|Bishop Coyner introduces Indiana’s General and Jurisdictional delegates.|
Jurisdictional delegates elected are: Doris Clark, Anne Bunch, Jeananne Park, Melissa Zimmerman, Manet Shettle, Ruth Ellen Stone, Ashley Moreland and Megan Manning and Benjamin Boruff.
Three reserves elected are: Kenneth Hudgins, Jr., Roger Summers and Gregory Cook.
These nine clergy were elected to General Conference in order of election are: Frank Beard, Kimberly Reisman, Russ Abel, Gregory McGarvey, Beth Ann Cook, Michael Dominick, Mark Dicken, Cindy Reynolds and Chris Nunley.
Jurisdictional delegates elected are: Lisa Schubert, Andy Kinsey, Brian Durand, Mark Fenstermacher, Raymond Wilkins, Gregg Pimlott, Ida Easley, Glenn Howell, Taylor Burton-Edwards.
Three reserves elected are: Sharlimar Holderly, Chris Roberts, Sandy Harlan.
Clergy: Emerson H. Abts, V. Glen Beck, C. Melvin Blake, David Cross, Robert S. Davis, Donald Duggleby, Charles Dumond, Lester Ellis, John W. Fischer, Jr. , Glenn Harness, Leon George Hostetter, Wayne Johnson, L. Kenneth Kraft, Carl Martin, Earl McCall, Dean McCoy, Fuhrman Miller, Ralph Miller, Bennett Mullins, Max Nicoson, Max O’Dell, Everett D.H. Owens, Osa Edward Patrick, Bert Reed, Russell Stevens, Summer Walters, Ester Wilson
Clergy spouses: Flossine Baker, Cecile Bellmore, Margaret Bosworth, F. Janice Bredemeier, Primrose Brooks, Jane Carpenter, Leona (Lee) R. Cook, Judy Coomer, Ruth Crawford, Eleanor Mae Donham, Debra Evans, Jo Ella Evans, Lillian (Betty) Frields, Leslie Gillespie, Elva Grace, Mary Green, Juanita Holdzkom, Mary Margaret Howell, Eunice Hutchinson, Judith Kaetzel, Florence Kemp, Patty Lacoax, Dorothy McGuin, Doris Poindexter, Donna Scott, Lucy Surber, Ruth (Peg) Townsend, Grace Vanest, Mary Wake, Eva Wallace, Dorothy Wilbur, Edna Mae Wood, Judith Wooden
“Love Kindness” was the theme for the service which remembered 27 clergy and 33 clergy spouses.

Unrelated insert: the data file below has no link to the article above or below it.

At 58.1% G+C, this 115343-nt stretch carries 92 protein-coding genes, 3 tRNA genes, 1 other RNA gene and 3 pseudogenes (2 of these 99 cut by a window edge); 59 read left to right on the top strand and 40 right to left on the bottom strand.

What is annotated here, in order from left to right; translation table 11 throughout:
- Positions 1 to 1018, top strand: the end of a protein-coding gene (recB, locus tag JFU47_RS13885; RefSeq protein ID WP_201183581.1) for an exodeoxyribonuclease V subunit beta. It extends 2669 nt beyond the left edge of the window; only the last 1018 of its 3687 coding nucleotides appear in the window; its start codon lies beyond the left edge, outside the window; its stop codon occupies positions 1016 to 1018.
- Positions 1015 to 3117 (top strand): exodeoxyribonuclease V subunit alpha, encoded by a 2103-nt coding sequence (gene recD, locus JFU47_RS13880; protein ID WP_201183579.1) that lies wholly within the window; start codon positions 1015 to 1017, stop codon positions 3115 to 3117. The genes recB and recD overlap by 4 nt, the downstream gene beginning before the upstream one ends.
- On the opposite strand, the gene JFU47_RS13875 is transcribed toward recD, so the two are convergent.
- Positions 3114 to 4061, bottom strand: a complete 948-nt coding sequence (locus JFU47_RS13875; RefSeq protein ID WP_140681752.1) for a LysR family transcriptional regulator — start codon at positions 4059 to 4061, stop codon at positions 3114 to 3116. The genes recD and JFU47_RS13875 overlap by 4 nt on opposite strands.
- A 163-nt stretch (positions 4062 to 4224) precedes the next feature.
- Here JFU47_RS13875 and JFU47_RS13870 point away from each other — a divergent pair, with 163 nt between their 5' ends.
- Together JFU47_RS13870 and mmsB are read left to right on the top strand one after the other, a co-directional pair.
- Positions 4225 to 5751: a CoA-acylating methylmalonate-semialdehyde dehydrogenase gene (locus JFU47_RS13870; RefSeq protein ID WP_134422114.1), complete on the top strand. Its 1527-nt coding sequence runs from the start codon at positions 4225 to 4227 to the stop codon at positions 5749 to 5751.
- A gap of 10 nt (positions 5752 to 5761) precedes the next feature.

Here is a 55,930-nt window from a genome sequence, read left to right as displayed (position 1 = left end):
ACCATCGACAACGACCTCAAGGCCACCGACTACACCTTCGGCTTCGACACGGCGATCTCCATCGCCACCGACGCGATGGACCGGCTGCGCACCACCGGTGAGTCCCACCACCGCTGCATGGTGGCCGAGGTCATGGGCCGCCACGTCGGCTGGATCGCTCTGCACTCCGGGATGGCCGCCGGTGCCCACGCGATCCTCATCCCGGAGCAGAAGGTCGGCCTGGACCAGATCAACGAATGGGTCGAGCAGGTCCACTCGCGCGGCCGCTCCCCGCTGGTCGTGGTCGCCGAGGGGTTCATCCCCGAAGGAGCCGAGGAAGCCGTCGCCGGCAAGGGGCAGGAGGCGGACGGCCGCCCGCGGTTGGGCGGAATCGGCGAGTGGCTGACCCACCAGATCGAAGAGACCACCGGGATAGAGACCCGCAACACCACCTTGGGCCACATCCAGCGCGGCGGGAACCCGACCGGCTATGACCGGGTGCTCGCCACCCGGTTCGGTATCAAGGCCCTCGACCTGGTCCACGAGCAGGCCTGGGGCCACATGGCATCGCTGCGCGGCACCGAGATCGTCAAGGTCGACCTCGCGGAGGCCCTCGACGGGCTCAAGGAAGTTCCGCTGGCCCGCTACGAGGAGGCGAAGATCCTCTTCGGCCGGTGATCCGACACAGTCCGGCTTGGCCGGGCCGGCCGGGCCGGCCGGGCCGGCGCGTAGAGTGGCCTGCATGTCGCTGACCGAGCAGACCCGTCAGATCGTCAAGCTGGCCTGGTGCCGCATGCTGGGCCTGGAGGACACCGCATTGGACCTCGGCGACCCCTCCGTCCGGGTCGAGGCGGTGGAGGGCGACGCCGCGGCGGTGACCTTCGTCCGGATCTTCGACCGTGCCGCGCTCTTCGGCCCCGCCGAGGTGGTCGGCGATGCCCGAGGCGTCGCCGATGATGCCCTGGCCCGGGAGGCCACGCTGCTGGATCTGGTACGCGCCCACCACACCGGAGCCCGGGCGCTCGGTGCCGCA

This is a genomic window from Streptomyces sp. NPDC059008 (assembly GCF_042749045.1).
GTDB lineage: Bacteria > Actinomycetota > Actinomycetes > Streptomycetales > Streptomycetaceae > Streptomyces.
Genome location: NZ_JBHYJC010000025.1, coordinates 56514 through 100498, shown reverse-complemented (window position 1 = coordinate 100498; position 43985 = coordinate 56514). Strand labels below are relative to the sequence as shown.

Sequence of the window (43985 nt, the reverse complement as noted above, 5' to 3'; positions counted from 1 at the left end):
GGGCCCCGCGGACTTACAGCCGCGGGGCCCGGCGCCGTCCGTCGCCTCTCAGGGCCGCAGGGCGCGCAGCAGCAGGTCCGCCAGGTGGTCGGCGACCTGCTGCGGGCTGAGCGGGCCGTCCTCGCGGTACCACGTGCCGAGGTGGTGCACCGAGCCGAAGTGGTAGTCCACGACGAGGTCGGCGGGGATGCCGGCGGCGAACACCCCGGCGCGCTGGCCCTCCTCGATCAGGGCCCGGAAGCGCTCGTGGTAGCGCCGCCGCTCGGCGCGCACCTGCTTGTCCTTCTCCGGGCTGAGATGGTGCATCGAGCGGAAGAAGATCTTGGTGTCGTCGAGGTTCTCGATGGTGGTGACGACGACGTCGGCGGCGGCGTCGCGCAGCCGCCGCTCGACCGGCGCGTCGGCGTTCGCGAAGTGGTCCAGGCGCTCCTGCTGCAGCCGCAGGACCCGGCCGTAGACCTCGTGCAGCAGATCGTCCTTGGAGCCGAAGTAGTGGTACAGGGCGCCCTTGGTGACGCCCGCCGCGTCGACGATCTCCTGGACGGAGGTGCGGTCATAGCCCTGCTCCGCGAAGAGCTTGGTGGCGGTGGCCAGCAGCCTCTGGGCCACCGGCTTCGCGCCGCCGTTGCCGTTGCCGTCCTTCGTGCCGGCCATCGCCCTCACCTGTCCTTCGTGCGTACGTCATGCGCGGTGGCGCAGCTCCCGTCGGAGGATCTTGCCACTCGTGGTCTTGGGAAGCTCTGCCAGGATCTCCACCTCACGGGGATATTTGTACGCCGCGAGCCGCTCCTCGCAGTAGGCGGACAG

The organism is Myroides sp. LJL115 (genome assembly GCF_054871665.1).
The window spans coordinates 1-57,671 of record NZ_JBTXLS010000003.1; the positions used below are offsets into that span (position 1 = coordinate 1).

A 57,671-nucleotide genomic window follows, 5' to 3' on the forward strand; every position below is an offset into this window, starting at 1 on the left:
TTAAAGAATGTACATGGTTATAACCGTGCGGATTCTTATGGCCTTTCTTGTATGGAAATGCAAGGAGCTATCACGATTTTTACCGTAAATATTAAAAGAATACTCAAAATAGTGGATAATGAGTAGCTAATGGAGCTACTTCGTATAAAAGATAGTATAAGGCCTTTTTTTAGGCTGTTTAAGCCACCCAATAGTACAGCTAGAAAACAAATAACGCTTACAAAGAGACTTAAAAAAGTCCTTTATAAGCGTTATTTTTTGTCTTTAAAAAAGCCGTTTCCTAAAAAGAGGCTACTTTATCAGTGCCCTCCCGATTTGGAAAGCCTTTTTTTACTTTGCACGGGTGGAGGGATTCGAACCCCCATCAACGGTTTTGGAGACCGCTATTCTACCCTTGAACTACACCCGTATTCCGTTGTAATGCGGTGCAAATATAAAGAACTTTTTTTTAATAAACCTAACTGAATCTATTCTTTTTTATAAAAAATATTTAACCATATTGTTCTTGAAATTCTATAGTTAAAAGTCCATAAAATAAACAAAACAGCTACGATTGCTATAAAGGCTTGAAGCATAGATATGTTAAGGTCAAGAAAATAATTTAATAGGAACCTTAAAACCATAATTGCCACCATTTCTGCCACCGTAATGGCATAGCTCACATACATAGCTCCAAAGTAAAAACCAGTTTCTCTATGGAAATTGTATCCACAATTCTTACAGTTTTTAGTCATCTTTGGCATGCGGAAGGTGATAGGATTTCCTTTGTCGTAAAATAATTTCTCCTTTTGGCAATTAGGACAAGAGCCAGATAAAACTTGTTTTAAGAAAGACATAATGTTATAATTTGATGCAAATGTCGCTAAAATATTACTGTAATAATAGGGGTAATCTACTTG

Brian White, superintendent of the Southeast District, preached, “It’s a Mystery” based on Isaiah 63:7-9 and I Cor. 15:51-53, 56-57.
White and his wife Michelle, lost their adult son Ian last year.
“It is with a sense of humility that I share with you this evening,” said White.
White talked about the first time a pastor receives the call – the call from a church member who asks the pastor to come visit a family during the death of a loved one. “Suddenly as the circle gathers around the hospital bed, one member will look up and says, ‘Pastor, can you say a prayer?’”
Jesus got a call from Mary and Martha about Lazarus. Jesus, however, didn’t come quickly. Lazarus had been dead for three days. They questioned if Jesus had arrived prior to the death if Lazarus would still be alive.
White recalled thoughts that go through our minds during those times: If I only had paid attention to the signs, if only I took them to the doctor. “Most of us have responded to those calls. But what happens when we are the ones? Do we call a pastoral friend, a district superintendent, a bishop?”
After the friends and family have returned home, that first night home alone is quiet and we are faced with the mystery of life, of death, of resurrection.
Sometimes we have to look backwards to the Garden of Eden, where Adam and Eve had a perfect relationship with God. Somehow that relationship was broken, and we continually look back and wonder how that happened.
It happens when a mother cuddles the children and they ask what happened to grandpa. It happens when we are going back to work and the world won’t stop around us. “We try to look backwards as we go forward.”
There are plenty of books to guide us through issues of death and grief. “They’re just trying to help you get a glimpse back into the garden,” said White. “We believe profoundly but we don’t know what will happen.”
In the movie Shakespeare in Love, there is a running gag between two characters where they continually say, “We all know it turns out well in the end. And yet when we come to the question of how it will end, we answer, ‘I don’t know. It’s a mystery.’”
White continued, “I’m married to a woman who loves mysteries. One thing I’ve noticed is that people like them more when they aren’t a part of it. When we experience this moment, all of those thoughts we tell people don’t sit very well.”
One of the other mysteries is community and facing the mystery of life with hope. “As we read the list of names, some of those names are familiar names. I feel a loss with their passage. It turns out alright in the end. This list represents people who become part of that great cloud of witnesses.”
“God can still work through a community of believers,” said White.” I believe it will turn out alright. How? I don’t know. It’s a mystery.”